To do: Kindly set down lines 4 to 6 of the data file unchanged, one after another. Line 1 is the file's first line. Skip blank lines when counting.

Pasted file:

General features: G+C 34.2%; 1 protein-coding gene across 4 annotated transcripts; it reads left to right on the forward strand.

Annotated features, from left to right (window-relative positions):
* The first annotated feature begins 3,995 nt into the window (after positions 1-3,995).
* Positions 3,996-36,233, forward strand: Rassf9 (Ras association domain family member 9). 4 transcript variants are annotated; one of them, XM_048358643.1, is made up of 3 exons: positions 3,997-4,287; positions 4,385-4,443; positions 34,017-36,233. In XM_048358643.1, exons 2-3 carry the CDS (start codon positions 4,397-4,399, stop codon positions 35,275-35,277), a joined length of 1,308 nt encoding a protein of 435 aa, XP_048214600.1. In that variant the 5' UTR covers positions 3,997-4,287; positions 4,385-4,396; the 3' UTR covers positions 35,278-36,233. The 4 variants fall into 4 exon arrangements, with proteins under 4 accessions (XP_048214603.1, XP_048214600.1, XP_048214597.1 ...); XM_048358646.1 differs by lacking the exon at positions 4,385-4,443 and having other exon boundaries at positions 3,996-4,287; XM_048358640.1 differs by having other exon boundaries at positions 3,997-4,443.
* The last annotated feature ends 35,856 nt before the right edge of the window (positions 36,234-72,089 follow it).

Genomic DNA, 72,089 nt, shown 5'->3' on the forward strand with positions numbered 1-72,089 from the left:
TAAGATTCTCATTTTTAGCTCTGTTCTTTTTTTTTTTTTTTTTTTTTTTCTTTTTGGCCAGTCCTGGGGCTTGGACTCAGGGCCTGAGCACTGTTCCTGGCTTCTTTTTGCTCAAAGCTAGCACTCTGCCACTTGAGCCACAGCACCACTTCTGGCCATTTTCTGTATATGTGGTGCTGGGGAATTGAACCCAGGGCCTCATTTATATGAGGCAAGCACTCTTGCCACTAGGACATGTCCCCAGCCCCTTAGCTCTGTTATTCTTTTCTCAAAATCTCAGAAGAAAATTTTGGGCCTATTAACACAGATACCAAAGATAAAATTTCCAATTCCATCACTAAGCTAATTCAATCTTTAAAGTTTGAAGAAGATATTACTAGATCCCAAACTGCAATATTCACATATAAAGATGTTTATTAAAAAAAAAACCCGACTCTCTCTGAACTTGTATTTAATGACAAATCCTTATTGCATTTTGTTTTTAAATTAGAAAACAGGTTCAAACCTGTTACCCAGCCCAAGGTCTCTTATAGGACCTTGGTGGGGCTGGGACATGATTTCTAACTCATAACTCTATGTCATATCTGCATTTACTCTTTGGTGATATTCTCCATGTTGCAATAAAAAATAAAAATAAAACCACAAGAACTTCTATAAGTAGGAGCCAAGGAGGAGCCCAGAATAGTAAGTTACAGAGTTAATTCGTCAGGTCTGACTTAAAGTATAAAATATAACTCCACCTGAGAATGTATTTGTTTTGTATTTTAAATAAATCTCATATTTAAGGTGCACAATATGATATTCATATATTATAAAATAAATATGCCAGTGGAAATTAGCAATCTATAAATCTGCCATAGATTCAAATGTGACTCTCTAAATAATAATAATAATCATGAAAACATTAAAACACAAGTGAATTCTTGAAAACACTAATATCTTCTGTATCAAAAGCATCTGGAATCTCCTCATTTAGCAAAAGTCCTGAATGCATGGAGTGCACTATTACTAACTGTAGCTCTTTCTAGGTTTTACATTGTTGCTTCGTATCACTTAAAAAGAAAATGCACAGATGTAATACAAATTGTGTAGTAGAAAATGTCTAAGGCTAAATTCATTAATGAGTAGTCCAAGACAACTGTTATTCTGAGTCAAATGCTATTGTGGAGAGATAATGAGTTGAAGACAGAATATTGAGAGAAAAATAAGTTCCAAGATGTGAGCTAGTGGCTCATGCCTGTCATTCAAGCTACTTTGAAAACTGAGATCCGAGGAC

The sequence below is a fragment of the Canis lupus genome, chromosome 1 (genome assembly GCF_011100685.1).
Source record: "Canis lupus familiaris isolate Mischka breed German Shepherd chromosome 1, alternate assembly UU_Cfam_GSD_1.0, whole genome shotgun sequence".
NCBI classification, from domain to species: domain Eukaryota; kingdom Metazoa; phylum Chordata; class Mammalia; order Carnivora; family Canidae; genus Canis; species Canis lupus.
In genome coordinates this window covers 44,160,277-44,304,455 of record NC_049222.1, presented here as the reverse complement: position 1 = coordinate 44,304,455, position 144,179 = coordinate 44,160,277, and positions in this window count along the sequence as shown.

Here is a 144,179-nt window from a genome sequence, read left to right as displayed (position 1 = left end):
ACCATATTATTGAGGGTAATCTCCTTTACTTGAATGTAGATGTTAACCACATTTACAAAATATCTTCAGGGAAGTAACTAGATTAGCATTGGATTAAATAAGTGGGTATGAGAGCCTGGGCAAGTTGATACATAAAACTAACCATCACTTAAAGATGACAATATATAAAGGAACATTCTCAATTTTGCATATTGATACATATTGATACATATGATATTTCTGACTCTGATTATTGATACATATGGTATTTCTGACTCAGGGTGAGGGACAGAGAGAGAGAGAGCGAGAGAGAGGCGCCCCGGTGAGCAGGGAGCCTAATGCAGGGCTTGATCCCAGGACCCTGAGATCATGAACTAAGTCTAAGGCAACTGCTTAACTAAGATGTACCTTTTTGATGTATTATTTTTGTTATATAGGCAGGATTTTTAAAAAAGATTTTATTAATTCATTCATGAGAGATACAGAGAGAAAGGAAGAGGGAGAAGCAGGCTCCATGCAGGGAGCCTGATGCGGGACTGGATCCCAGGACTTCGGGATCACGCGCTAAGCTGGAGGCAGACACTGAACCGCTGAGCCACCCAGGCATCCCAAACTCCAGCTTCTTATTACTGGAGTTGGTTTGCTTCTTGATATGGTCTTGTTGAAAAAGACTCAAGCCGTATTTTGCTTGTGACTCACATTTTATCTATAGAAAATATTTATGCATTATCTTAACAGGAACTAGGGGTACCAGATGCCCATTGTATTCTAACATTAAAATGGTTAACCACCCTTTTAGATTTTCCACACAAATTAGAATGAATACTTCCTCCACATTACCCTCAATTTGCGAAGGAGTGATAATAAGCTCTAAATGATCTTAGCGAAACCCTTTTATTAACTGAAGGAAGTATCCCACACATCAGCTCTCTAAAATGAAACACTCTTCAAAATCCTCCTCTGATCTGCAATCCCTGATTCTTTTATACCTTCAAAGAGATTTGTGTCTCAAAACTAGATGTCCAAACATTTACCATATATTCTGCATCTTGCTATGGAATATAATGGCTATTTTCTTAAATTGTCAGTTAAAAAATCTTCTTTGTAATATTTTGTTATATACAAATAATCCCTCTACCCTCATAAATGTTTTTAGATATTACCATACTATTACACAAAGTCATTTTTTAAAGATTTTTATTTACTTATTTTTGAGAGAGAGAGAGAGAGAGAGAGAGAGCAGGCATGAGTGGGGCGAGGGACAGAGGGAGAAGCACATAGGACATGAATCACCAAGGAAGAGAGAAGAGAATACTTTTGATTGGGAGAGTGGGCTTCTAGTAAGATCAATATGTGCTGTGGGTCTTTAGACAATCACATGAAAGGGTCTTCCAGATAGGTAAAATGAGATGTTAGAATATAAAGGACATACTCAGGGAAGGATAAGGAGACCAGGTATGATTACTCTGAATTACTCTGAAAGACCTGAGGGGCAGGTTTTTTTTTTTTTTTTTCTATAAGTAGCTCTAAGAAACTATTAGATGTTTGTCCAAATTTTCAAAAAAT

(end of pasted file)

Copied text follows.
* Positions 3,996-36,233, forward strand: Rassf9 (Ras association domain family member 9). 4 transcript variants are annotated; one of them, XM_048358643.1, is made up of 3 exons: positions 3,997-4,287; positions 4,385-4,443; positions 34,017-36,233. In XM_048358643.1, exons 2-3 carry the CDS (start codon positions 4,397-4,399, stop codon positions 35,275-35,277), a joined length of 1,308 nt encoding a protein of 435 aa, XP_048214600.1. In that variant the 5' UTR covers positions 3,997-4,287; positions 4,385-4,396; the 3' UTR covers positions 35,278-36,233. The 4 variants fall into 4 exon arrangements, with proteins under 4 accessions (XP_048214603.1, XP_048214600.1, XP_048214597.1 ...); XM_048358646.1 differs by lacking the exon at positions 4,385-4,443 and having other exon boundaries at positions 3,996-4,287; XM_048358640.1 differs by having other exon boundaries at positions 3,997-4,443.
* The last annotated feature ends 35,856 nt before the right edge of the window (positions 36,234-72,089 follow it).

Genomic DNA, 72,089 nt, shown 5'->3' on the forward strand with positions numbered 1-72,089 from the left: